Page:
In business, it is important to be efficient by not having tasks overlap and making sure that all bases are covered. Business process mapping can help in this respect by clearly defining the requirements of every internal business process. Process mapping seeks to delineate responsibilities and clearly define the company’s processes and procedures. It can also define the metrics by which the success of a business can be measured.
Although the first known instance of process mapping can be attributed to Frank Gilbreth in 1921 with his introduction of the flow process chart, many of the conventions of the method are still apparent in the way that business process mapping is done today, despite the use of computers and software programs.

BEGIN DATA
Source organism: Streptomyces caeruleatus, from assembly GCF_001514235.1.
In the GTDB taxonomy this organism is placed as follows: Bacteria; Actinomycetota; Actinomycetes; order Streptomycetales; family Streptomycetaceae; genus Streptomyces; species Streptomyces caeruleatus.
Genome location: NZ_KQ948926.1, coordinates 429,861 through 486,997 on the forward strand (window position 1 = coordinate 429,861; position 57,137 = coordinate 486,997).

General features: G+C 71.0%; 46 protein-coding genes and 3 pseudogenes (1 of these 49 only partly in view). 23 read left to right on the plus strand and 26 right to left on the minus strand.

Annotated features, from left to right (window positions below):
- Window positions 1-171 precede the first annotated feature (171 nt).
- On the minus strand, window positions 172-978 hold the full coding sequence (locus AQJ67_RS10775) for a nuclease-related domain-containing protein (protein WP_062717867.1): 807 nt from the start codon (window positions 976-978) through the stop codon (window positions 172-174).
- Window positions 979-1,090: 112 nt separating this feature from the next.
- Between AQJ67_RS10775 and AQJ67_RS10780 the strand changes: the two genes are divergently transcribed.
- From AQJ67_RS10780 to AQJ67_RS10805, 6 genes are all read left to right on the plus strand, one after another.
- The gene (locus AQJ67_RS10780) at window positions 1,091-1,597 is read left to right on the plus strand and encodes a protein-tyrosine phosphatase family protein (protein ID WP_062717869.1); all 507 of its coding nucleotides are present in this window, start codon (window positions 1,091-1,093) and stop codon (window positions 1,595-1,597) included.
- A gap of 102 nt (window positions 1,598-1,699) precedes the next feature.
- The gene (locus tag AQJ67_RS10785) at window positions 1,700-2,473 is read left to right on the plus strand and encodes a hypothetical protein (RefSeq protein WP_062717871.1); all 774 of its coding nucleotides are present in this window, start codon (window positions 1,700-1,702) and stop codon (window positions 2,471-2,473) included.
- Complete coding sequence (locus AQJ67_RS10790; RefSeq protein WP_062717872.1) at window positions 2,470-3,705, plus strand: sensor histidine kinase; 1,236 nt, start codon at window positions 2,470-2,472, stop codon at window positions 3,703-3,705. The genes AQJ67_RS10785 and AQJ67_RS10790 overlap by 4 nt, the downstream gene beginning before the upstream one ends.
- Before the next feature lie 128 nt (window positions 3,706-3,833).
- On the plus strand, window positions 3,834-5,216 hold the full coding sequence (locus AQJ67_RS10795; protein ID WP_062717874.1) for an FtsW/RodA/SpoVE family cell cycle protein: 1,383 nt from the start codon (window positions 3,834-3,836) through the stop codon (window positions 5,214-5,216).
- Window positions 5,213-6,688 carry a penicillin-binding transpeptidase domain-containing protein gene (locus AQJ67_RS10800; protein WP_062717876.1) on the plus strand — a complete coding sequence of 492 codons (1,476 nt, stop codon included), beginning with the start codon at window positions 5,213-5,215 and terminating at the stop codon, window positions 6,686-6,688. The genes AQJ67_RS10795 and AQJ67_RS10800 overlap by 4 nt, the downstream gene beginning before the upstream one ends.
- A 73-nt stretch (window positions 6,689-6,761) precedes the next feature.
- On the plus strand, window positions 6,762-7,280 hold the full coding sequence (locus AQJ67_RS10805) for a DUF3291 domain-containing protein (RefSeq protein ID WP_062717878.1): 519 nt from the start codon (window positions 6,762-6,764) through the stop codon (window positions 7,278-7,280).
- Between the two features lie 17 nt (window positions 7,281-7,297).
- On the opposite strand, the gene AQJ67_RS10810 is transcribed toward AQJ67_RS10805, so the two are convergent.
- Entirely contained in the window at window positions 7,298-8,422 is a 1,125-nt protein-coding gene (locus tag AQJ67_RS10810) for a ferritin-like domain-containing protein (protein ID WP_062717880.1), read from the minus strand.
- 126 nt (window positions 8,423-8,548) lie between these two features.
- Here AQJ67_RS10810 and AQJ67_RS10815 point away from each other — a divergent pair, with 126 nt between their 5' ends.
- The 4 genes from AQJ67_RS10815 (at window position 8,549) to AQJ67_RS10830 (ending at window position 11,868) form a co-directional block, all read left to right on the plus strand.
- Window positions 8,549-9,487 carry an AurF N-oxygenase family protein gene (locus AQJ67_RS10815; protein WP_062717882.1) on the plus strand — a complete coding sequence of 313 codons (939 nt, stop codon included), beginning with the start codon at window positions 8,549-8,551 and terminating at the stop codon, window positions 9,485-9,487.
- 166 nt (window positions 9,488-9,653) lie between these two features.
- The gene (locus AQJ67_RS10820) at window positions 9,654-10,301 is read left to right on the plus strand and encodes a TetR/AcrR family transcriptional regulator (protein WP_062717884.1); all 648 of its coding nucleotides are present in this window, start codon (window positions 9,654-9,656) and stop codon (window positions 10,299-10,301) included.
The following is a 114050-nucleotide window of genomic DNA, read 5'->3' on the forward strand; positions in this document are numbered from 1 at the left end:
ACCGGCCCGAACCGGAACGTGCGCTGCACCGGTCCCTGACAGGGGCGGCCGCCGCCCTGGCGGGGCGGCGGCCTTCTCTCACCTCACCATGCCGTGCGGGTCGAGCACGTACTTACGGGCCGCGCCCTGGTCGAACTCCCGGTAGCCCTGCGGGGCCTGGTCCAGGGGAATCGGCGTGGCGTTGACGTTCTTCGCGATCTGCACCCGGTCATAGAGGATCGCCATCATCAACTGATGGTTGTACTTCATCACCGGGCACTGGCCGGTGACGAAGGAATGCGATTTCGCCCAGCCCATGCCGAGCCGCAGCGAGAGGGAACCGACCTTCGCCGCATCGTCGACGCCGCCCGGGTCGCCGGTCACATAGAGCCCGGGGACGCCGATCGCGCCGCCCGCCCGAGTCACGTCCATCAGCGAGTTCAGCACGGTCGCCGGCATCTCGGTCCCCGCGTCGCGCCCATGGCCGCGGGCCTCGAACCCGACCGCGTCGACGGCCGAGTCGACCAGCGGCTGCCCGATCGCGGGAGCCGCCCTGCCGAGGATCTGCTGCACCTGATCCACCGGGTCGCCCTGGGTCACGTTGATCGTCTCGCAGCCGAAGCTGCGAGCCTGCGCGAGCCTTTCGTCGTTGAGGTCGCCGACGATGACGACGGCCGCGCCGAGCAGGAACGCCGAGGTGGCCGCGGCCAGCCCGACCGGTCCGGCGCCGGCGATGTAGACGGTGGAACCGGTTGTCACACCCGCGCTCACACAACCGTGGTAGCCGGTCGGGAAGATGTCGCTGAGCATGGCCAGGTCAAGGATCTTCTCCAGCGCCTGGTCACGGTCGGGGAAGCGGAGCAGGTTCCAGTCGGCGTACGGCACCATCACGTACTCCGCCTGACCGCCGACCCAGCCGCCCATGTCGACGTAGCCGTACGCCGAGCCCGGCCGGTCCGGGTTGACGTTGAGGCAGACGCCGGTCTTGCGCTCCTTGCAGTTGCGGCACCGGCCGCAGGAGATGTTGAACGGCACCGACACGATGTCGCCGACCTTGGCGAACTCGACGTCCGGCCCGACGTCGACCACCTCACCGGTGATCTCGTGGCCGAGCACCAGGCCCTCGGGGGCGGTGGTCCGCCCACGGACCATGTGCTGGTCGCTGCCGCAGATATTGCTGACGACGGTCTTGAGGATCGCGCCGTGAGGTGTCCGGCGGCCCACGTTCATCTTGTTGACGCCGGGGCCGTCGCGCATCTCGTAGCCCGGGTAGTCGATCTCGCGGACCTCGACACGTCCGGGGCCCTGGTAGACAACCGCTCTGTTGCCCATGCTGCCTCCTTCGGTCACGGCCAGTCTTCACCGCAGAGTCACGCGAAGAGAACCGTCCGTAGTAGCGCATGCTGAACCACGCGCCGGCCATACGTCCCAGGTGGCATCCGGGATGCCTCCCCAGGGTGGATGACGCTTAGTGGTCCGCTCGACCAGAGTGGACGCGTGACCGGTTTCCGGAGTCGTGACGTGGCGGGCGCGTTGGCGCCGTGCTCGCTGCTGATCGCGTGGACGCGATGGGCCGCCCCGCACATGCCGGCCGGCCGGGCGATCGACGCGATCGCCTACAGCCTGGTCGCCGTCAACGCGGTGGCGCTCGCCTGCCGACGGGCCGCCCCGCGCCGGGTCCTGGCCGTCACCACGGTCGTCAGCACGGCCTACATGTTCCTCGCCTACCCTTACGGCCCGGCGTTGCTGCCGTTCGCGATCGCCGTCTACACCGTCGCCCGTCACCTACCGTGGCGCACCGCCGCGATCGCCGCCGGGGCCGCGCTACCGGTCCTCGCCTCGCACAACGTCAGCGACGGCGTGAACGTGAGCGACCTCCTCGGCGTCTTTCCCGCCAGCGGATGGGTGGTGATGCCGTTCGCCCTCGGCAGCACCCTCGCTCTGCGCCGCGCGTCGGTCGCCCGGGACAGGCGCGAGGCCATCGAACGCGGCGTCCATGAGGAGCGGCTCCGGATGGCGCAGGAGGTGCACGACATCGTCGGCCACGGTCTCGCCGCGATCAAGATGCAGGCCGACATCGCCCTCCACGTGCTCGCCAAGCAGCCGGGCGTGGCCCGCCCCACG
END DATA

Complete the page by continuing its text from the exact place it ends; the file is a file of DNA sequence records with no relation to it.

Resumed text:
There are, however, a number of benefits that come with using computers for this task. One major advantage is the sheer volume of information that computers can handle. With companies larger than ever before and various industry-specific, national and international rules to comply with, it would be unimaginable to list down all requirements with a pen and paper.
Another advantage is the accessibility of data. Information relevant to business processes can be called up with the click of a button and easily changed or updated. Also, metadata can be attached to activities, drivers and triggers in order to provide a more complete comprehension of business processes. This metadata can include relevant documents, compliance rules, times, volumes etc.
With the help of software created by business professionals who are well aware of what it takes to run and improve a business, business process re-engineering, regulatory compliance and other activities are now easier than ever before.
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